Council of European Municipalities and Regions (CEMR)
European section of United Cities and Local Governments


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Policy Committee

Policy Committee - 22.06.2021

Local leaders gather for a busy political agenda
Europe's local leaders met on Friday (18 June) to take stock of CEMR's activities and orient its political work. There was a busy agenda as the Policy Committee dealt with a wide range of issues.

CEMR's highest decision-making body discussed action on migration and integration, and adopted positions on rural development and the European Commission's 8th Environmental Action Plan. The elected officials also discussed the evolution of human rights, gender equality and local democracy in Europe, culminating in the adoption of a declaration in support of municipalities signing the Charter for Equality, regardless of the national situation.

The leaders also discussed CEMR's participation to the Conference on the Future of Europe – a great event debating how to reform the European Union – in collaboration with the European Movement International (EMI). This would notably involve the organisation of local citizen dialogues, with several CEMR members having expressed an interest in organising such events.

The next Policy Committee meeting is planned for January 2022.

COVID-19's impact on local cultural activities

The meeting kicked off with two simultaneous debates during breakout sessions, one on COVID-19's impact on local cultural activities and the other on our long-term vision on rural development.

Local leaders and experts on cultural policy discussed the state of the cultural sector, which has been devastated by the COVID-19 pandemic. Catherine Magnant, deputy director in the European Commission's Directorate-General for Education, Youth, Sport and Culture, provided an overview of the sector and of EU support measures.

The cultural sector makes up 4% of EU GDP and employs 8 million people but many institutions have seen a collapse in revenue as visitorship plumetted. Cinemas, museums and music venues all saw revenue losses of 70-80%.

"This is a personal tragedy for the artists and a problem for the economy, at a time during the pandemic where culture is essential to our mental health and well-being", said Magnant. "So it is very important that we try to help this sector recover."

The EU took a number of measures to support the industry. Employment contracts could now be made flexible. Funding is being provided with the Creative Europe programme being boosted by 60% (now worth €2.44 billion for the 2021-2027 period) and cultural funding also being provided within other EU programmes.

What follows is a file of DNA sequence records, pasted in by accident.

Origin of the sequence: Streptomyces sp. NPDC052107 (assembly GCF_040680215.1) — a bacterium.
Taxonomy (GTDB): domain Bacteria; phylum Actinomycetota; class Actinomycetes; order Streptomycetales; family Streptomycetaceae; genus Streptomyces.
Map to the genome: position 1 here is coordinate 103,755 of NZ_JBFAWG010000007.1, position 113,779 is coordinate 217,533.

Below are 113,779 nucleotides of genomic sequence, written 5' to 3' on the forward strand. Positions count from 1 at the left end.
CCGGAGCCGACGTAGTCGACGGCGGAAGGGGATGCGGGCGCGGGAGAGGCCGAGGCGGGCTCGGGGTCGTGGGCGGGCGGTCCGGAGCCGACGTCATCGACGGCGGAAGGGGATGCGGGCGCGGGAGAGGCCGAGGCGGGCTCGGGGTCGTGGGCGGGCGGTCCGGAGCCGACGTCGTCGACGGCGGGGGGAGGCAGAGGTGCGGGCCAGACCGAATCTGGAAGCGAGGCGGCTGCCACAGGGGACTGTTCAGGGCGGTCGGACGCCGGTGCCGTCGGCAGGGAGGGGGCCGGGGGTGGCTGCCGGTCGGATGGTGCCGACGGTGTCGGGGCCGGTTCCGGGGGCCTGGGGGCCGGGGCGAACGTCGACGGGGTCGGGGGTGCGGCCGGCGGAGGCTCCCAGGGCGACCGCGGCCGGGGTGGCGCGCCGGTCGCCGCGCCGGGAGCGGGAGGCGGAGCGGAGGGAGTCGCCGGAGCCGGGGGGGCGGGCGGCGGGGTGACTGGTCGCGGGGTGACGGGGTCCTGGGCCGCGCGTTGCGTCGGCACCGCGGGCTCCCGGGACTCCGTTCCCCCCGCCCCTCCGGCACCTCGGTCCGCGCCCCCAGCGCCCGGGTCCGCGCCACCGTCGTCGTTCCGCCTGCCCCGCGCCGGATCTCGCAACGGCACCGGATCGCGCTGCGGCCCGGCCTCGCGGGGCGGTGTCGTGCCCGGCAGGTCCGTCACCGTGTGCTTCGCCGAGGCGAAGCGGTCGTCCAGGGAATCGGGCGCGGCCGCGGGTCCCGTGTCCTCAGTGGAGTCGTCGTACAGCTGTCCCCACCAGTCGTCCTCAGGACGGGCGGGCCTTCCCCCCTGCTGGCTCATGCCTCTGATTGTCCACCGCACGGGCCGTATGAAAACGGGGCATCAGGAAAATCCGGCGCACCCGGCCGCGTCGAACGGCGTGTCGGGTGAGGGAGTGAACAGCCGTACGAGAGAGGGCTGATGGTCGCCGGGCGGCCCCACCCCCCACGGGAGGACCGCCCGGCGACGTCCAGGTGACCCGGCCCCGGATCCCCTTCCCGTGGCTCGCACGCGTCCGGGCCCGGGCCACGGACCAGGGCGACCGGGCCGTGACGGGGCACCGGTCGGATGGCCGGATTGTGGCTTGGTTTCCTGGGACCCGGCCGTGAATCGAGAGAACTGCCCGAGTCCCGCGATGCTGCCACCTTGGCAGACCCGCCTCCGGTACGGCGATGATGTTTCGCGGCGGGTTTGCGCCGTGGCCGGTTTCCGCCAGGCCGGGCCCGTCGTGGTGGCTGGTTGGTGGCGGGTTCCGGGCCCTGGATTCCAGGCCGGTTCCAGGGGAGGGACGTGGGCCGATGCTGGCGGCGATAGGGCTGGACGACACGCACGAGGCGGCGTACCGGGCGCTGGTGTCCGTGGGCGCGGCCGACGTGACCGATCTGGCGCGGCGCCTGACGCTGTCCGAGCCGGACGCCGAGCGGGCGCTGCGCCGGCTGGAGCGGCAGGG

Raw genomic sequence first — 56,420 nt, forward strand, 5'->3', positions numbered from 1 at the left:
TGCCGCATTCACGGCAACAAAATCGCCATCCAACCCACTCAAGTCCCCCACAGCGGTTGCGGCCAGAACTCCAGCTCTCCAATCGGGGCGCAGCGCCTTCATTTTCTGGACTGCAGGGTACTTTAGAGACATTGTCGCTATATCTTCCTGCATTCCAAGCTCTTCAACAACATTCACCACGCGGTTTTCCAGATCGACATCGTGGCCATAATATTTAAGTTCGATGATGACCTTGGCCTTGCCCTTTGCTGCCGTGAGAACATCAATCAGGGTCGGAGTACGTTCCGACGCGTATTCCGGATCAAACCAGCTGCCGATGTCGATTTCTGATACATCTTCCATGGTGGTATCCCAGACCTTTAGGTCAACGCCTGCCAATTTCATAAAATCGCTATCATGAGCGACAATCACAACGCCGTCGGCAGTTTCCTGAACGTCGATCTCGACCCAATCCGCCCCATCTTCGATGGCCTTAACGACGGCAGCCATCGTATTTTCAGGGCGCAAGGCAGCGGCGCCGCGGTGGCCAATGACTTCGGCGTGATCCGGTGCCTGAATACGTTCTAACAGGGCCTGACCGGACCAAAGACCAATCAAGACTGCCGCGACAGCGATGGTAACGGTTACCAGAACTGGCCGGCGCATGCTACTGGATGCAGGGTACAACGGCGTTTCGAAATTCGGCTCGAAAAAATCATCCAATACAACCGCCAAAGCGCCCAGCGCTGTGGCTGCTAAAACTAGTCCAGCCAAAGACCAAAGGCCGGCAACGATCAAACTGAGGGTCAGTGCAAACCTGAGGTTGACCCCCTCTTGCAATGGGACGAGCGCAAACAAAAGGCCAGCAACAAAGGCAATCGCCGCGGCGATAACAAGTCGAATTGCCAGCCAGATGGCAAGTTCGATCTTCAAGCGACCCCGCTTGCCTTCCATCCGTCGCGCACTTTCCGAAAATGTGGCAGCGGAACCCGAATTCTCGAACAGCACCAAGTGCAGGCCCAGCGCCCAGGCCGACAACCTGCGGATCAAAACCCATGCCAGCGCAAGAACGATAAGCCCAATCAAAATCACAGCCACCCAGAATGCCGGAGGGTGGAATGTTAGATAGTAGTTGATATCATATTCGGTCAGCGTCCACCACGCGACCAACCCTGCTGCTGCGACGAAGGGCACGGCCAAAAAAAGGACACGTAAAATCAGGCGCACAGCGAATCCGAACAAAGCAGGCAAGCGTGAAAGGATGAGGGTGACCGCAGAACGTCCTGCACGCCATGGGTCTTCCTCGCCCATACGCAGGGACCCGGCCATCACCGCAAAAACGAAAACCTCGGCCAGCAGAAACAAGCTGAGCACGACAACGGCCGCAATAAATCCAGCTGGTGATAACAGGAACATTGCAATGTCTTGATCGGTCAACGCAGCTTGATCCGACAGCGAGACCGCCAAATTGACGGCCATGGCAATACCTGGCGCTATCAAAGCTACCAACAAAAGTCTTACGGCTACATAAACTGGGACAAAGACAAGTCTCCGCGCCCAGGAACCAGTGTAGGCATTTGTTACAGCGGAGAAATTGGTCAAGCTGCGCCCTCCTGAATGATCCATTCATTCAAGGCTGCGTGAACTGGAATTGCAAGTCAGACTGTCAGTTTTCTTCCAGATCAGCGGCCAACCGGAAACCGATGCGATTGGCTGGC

The session's moderator, Flo Clucas (councillor for Cheltenham, United Kingdom), and the participants all agreed that the cultural sector represents more than just an economic industry, but is also a way of making the most of each territory's heritage and of bringing people together at a time when the pandemic has sharply isolated people.

Long-term vision on rural development

Ahead of the publication of European Commission’s long-term vision for rural areas, local and regional leaders discussed the impact of COVID-19 on rural and remote areas. While rural areas were initially spared during the pandemic, they were often less prepared to deal with the disease due to comparative lack of infrastructure and healthcare services. At the same time, rapid digitalisation of daily life may offer new opportunities the countryside.

Lord Mayor of Sala Carola Gunnarsson described how the COVID crisis and teleworking had changed the situation for rural areas in Sweden. Many people had moved out of the capital Stockholm, a novel development, thanks to teleworking. People move to the countryside for the lower cost of living, contact with nature and higher quality of life. This gives new opportunities to revitalise rural areas by taking advantage of their assets.

Mayor of Soria and CEMR Vice-President Carlos Martínez Mínguez emphasised the importance of providing equal opportunities and equal access to public services, notably through public investment. Europe’s recovery and resilience plan represent an opportunity not to be missed, as lack of action in this area has led to public alienation in the form of rising euroscepticism. He proposed that we move to a new governance model in which local and regional governments take more responsibility for these policies and have more influence among national and international players.

Many members of the Policy Committee joined the debate to share similar challenges as well as shed light on the specificities of rural areas and urban-rural linkages in each country. Most of the interventions mentioned access to quality broadband and mobility opportunities as key issues, also pointing to the major role of national and European high-speed road and train networks in shaping territories. These issues will be at the heart of the session CEMR organises during the European Week of Cities and Regions.

For further information in this topic, check out CEMR's long-term vision for rural areas: "Making 'no one left behind' a reality".
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